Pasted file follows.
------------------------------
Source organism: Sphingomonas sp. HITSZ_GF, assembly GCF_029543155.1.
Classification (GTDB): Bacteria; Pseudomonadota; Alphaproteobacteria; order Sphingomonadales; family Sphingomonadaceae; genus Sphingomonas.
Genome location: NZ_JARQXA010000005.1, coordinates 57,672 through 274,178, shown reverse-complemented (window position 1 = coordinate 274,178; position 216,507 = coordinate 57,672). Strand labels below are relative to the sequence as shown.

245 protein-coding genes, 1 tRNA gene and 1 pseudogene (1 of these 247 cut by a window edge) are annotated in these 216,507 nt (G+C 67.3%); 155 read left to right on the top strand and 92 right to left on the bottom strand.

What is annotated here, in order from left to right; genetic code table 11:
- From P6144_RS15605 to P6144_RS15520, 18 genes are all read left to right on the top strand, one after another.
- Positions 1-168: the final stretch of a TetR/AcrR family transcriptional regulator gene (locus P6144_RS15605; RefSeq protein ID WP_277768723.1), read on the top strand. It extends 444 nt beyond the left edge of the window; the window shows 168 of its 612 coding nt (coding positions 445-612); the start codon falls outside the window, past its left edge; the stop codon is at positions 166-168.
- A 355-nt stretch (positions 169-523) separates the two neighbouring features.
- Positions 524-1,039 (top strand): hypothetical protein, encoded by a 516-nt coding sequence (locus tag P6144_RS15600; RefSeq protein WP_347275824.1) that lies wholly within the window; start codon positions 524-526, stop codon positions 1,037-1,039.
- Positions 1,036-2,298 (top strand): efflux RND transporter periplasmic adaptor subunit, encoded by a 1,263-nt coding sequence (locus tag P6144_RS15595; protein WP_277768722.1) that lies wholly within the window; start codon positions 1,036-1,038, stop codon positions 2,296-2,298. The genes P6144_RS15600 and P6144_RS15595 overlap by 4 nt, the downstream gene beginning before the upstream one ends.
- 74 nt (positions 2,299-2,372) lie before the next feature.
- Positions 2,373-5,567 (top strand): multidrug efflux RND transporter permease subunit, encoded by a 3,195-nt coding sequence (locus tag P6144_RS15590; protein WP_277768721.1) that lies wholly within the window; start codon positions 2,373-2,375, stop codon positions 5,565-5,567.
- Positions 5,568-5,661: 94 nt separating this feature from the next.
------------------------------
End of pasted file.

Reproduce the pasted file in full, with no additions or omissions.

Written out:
Source organism: Sphingomonas sp. HITSZ_GF, assembly GCF_029543155.1.
Classification (GTDB): Bacteria; Pseudomonadota; Alphaproteobacteria; order Sphingomonadales; family Sphingomonadaceae; genus Sphingomonas.
Genome location: NZ_JARQXA010000005.1, coordinates 57,672 through 274,178, shown reverse-complemented (window position 1 = coordinate 274,178; position 216,507 = coordinate 57,672). Strand labels below are relative to the sequence as shown.

245 protein-coding genes, 1 tRNA gene and 1 pseudogene (1 of these 247 cut by a window edge) are annotated in these 216,507 nt (G+C 67.3%); 155 read left to right on the top strand and 92 right to left on the bottom strand.

What is annotated here, in order from left to right; genetic code table 11:
- From P6144_RS15605 to P6144_RS15520, 18 genes are all read left to right on the top strand, one after another.
- Positions 1-168: the final stretch of a TetR/AcrR family transcriptional regulator gene (locus P6144_RS15605; RefSeq protein ID WP_277768723.1), read on the top strand. It extends 444 nt beyond the left edge of the window; the window shows 168 of its 612 coding nt (coding positions 445-612); the start codon falls outside the window, past its left edge; the stop codon is at positions 166-168.
- A 355-nt stretch (positions 169-523) separates the two neighbouring features.
- Positions 524-1,039 (top strand): hypothetical protein, encoded by a 516-nt coding sequence (locus tag P6144_RS15600; RefSeq protein WP_347275824.1) that lies wholly within the window; start codon positions 524-526, stop codon positions 1,037-1,039.
- Positions 1,036-2,298 (top strand): efflux RND transporter periplasmic adaptor subunit, encoded by a 1,263-nt coding sequence (locus tag P6144_RS15595; protein WP_277768722.1) that lies wholly within the window; start codon positions 1,036-1,038, stop codon positions 2,296-2,298. The genes P6144_RS15600 and P6144_RS15595 overlap by 4 nt, the downstream gene beginning before the upstream one ends.
- 74 nt (positions 2,299-2,372) lie before the next feature.
- Positions 2,373-5,567 (top strand): multidrug efflux RND transporter permease subunit, encoded by a 3,195-nt coding sequence (locus tag P6144_RS15590; protein WP_277768721.1) that lies wholly within the window; start codon positions 2,373-2,375, stop codon positions 5,565-5,567.
- Positions 5,568-5,661: 94 nt separating this feature from the next.